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Grab these tax breaks while you still can

If you rely on these tax breaks, which are set to expire at the end of the year, you might want to start planning for April 15, 2015 earlier than usual.

By Money Staff Mar 20, 2014 12:36PM

This post comes from Amy Feldman at partner site Reuters.


As you go to do your taxes this year, it may be the last time you get to take advantage of dozens of tax provisions that expired at the end of 2013.


So grab them while you can. And be prepared for some tax-planning difficulties this year if you've come to rely on one of the big ones.


A total of 55 so-called "tax extenders", little bits of the tax code that either fall by the wayside or get automatically renewed, expired at year-end.

These last-time deals include popular tax breaks like the choice to deduct state and local sales taxes for those in states with low or no income tax, and the special mortgage debt cancellation writeoff for underwater homeowners.


They're still in place for your 2013 tax returns, so there's no need to panic for this year. But they're in flux for 2014.


Sen. Ron Wyden, D-Ore., the new chairman of the Senate Finance Committee, has said he wants to focus on them as early as next month.


But while you're waiting for Washington to decide whether to reinstate some or all of them retroactively, you can't put off your own taxes and tax planning.


Here are details on four of the most important for individuals. Take them while you still can.


1. State and local sales taxes

This provision let taxpayers choose between deducting state income taxes, which is a no-brainer in high-tax states like New York, and state sales taxes, which is a much-better deal in states that don't collect income taxes like Florida.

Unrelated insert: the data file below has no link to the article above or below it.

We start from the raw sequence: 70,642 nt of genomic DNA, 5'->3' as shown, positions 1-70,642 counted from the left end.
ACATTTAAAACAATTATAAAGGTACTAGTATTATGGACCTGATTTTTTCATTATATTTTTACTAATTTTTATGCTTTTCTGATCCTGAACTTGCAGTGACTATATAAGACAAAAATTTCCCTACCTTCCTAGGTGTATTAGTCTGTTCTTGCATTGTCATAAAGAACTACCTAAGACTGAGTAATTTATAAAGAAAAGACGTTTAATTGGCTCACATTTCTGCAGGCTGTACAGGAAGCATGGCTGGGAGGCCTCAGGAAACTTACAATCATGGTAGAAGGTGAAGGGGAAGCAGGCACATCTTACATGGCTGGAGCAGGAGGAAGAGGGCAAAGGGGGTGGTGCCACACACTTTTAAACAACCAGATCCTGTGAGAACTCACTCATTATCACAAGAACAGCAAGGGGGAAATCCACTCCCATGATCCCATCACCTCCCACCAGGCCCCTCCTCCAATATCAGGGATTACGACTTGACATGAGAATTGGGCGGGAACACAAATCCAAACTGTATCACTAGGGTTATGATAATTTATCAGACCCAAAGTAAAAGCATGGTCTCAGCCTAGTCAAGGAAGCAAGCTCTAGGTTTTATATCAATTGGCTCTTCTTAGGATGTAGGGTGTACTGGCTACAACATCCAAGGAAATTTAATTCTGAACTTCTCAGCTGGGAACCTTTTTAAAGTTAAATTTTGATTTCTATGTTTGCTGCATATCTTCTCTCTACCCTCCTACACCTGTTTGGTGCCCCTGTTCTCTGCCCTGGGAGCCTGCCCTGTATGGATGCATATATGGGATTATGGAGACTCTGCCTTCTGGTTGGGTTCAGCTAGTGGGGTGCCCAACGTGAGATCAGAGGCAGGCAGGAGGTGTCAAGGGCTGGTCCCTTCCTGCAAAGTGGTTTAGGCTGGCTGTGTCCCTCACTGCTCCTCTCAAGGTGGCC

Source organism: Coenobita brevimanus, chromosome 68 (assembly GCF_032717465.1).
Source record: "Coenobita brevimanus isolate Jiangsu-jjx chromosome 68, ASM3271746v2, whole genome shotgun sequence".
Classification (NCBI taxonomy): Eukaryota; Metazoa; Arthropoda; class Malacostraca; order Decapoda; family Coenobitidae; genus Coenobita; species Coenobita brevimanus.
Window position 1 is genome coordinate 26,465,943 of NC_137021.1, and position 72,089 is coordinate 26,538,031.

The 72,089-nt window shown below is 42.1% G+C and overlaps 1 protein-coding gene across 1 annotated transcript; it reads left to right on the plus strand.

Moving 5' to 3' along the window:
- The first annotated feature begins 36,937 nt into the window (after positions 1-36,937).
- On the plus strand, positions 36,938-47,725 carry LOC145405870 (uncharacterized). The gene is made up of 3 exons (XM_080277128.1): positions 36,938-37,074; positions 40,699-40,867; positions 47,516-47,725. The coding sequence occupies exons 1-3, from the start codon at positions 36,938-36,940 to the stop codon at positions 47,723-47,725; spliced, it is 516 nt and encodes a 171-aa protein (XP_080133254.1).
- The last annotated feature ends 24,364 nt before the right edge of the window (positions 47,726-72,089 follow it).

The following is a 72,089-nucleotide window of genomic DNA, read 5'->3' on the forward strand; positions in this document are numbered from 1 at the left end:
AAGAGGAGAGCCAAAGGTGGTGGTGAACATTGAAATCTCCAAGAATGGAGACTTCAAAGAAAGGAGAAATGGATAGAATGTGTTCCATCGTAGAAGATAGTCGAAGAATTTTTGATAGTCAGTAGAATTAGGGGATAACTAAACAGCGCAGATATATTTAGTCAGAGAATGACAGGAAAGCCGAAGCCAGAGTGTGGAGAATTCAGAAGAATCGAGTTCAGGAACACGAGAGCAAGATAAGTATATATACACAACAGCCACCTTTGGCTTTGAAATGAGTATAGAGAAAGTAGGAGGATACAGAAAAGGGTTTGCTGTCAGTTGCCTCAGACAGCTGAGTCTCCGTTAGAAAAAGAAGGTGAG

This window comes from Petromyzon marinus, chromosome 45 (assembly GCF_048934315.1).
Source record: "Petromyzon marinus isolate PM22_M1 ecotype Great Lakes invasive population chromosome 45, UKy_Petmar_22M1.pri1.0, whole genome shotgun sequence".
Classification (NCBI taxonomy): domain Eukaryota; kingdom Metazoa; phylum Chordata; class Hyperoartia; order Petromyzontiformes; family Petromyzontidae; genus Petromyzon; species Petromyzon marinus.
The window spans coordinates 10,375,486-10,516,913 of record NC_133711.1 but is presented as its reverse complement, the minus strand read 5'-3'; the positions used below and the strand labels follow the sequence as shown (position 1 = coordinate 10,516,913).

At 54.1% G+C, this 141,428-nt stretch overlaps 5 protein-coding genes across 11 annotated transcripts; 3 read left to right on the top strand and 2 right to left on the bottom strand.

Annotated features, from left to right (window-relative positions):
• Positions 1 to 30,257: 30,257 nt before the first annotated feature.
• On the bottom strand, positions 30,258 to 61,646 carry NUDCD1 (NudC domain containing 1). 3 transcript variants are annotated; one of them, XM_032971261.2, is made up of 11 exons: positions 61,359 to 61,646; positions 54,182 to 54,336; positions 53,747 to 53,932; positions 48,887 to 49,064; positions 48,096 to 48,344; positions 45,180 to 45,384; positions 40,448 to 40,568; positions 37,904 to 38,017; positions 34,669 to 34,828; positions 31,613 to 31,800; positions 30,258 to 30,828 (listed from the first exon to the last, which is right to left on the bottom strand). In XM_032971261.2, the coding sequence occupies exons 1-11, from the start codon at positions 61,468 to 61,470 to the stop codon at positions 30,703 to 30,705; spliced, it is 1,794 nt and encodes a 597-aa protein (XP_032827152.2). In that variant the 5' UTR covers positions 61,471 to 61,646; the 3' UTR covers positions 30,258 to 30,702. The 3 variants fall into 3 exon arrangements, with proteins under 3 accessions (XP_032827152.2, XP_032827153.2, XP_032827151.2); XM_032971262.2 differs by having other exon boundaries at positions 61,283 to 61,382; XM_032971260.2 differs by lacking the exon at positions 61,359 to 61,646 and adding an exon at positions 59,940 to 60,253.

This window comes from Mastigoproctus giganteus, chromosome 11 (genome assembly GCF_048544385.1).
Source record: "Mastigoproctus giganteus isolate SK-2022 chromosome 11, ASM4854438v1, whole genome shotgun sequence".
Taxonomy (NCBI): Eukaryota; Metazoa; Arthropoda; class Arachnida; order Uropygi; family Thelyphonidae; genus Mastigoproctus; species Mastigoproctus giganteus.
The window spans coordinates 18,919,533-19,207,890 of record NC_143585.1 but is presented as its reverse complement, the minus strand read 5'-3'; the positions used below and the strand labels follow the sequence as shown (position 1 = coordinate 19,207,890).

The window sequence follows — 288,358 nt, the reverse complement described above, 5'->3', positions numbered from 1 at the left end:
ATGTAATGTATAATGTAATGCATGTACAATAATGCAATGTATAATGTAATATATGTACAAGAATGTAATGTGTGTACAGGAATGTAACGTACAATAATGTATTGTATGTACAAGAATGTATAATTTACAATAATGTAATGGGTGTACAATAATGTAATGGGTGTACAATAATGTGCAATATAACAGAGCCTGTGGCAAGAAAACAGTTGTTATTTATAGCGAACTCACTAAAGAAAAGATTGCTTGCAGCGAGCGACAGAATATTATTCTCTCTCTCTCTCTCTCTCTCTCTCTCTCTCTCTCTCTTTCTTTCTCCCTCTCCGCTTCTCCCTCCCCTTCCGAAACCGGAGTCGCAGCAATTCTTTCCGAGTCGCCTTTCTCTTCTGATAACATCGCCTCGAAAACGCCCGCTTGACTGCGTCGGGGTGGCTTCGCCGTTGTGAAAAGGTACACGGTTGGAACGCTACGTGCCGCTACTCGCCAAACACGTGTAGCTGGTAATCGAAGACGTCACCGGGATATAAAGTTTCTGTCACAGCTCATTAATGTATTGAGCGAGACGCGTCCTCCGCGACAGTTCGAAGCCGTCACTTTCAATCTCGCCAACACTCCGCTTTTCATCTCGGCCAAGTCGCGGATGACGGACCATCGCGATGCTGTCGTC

It's a particularly big deal for those who bought big-ticket items like boats or cars last year.

In 2011, 10.9 million taxpayers deducted state sales taxes, representing nearly one-quarter of all the returns that claimed state and local taxes, according to Internal Revenue Service data.

While this tax break has had a reprieve before, the uncertainty is problematic for taxpayers who have previously relied on it and have to file estimated taxes.


That's because the first-quarter payment date (also April 15) is approaching, and the calculation could vary widely depending on whether this gets reinstated or not.


If you're in that position, you'll need to decide between potentially overpaying your estimated taxes (less than ideal) or underpaying them (risky, given the potential penalties).


2. Educator writeoff

It's a relatively small-potatoes deduction, just $250 per individual for unreimbursed educator expenses, but for cash-strapped teachers who often spend out-of-pocket on their students, it's a nice little bonus.